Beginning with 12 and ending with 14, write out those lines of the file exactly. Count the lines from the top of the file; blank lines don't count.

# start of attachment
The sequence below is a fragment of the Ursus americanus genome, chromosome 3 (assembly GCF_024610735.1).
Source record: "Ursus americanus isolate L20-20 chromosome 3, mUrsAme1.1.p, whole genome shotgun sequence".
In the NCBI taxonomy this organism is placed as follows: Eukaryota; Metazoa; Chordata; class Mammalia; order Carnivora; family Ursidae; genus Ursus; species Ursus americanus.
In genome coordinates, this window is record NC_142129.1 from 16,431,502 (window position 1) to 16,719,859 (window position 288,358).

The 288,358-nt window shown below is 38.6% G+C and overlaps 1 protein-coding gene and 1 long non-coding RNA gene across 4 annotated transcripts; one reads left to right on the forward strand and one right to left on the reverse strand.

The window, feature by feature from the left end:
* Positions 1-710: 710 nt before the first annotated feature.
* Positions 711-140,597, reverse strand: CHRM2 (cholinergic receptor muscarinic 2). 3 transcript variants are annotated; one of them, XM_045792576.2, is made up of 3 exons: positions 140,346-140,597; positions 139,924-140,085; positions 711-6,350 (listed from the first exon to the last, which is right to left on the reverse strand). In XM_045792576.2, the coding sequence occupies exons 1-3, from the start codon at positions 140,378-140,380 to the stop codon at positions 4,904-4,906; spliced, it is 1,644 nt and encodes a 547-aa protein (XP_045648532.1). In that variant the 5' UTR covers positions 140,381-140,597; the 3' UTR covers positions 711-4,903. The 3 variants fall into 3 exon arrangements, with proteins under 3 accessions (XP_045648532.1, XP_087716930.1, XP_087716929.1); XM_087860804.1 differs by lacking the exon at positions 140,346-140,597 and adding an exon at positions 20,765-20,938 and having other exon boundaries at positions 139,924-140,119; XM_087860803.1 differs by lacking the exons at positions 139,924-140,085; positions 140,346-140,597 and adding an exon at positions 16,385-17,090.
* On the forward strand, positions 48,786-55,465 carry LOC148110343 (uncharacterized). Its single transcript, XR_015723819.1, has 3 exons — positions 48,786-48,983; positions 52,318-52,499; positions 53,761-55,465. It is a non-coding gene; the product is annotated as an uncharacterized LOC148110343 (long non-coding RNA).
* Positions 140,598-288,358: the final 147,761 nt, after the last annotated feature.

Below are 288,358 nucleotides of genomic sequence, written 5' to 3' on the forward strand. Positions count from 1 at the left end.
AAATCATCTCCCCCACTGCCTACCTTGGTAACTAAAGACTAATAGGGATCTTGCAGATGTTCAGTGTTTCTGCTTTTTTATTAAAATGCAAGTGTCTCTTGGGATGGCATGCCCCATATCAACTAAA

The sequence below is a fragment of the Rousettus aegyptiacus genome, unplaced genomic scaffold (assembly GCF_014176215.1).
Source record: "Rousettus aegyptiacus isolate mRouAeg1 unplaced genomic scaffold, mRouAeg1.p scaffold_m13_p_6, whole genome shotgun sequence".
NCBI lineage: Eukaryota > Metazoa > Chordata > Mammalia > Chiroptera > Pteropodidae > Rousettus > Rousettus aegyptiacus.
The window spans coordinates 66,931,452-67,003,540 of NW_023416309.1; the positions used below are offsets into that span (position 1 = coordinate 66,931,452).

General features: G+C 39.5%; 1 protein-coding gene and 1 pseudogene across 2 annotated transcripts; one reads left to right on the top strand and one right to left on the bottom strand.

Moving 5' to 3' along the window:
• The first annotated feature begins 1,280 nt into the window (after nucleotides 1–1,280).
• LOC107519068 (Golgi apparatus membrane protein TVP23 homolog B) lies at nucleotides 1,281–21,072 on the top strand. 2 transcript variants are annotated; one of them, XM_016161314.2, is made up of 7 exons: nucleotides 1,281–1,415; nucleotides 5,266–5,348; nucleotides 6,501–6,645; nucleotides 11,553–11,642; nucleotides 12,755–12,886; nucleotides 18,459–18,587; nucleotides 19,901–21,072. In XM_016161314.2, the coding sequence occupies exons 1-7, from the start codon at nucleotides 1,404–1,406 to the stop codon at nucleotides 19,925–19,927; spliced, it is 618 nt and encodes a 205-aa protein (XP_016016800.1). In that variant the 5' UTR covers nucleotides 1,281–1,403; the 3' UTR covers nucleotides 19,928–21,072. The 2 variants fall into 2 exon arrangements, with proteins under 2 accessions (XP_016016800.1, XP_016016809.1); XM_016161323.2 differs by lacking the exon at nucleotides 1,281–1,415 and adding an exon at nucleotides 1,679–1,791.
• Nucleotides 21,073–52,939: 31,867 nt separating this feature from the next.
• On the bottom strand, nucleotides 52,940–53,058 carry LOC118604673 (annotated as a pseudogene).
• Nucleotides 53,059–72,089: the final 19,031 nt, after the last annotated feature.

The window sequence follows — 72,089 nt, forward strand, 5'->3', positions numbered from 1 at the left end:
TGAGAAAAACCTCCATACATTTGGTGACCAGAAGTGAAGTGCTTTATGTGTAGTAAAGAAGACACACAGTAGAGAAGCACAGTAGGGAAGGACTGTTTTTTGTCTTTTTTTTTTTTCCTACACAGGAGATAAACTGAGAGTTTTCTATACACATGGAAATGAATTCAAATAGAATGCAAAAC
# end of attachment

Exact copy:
AAATCATCTCCCCCACTGCCTACCTTGGTAACTAAAGACTAATAGGGATCTTGCAGATGTTCAGTGTTTCTGCTTTTTTATTAAAATGCAAGTGTCTCTTGGGATGGCATGCCCCATATCAACTAAA

The sequence below is a fragment of the Rousettus aegyptiacus genome, unplaced genomic scaffold (assembly GCF_014176215.1).
Source record: "Rousettus aegyptiacus isolate mRouAeg1 unplaced genomic scaffold, mRouAeg1.p scaffold_m13_p_6, whole genome shotgun sequence".